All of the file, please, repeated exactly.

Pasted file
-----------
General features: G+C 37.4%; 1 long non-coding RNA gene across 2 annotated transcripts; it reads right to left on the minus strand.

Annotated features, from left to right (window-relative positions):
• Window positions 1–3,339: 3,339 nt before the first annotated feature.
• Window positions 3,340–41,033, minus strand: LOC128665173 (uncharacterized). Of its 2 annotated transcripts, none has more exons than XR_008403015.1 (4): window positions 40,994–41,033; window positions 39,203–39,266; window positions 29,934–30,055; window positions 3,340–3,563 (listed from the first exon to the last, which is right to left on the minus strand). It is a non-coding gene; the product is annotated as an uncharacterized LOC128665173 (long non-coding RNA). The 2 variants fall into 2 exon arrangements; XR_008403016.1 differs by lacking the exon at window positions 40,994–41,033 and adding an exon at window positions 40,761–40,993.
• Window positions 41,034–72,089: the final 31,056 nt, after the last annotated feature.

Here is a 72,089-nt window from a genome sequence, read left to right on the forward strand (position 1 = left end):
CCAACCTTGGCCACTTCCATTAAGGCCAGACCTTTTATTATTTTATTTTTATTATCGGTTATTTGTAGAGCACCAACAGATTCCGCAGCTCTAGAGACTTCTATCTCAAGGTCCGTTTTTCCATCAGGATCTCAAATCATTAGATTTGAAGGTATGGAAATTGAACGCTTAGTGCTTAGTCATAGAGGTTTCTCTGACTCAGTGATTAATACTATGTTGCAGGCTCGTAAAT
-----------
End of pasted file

General features: G+C 37.4%; 1 long non-coding RNA gene across 2 annotated transcripts; it reads right to left on the minus strand.

Annotated features, from left to right (window-relative positions):
• Window positions 1–3,339: 3,339 nt before the first annotated feature.
• Window positions 3,340–41,033, minus strand: LOC128665173 (uncharacterized). Of its 2 annotated transcripts, none has more exons than XR_008403015.1 (4): window positions 40,994–41,033; window positions 39,203–39,266; window positions 29,934–30,055; window positions 3,340–3,563 (listed from the first exon to the last, which is right to left on the minus strand). It is a non-coding gene; the product is annotated as an uncharacterized LOC128665173 (long non-coding RNA). The 2 variants fall into 2 exon arrangements; XR_008403016.1 differs by lacking the exon at window positions 40,994–41,033 and adding an exon at window positions 40,761–40,993.
• Window positions 41,034–72,089: the final 31,056 nt, after the last annotated feature.

Here is a 72,089-nt window from a genome sequence, read left to right on the forward strand (position 1 = left end):
CCAACCTTGGCCACTTCCATTAAGGCCAGACCTTTTATTATTTTATTTTTATTATCGGTTATTTGTAGAGCACCAACAGATTCCGCAGCTCTAGAGACTTCTATCTCAAGGTCCGTTTTTCCATCAGGATCTCAAATCATTAGATTTGAAGGTATGGAAATTGAACGCTTAGTGCTTAGTCATAGAGGTTTCTCTGACTCAGTGATTAATACTATGTTGCAGGCTCGTAAAT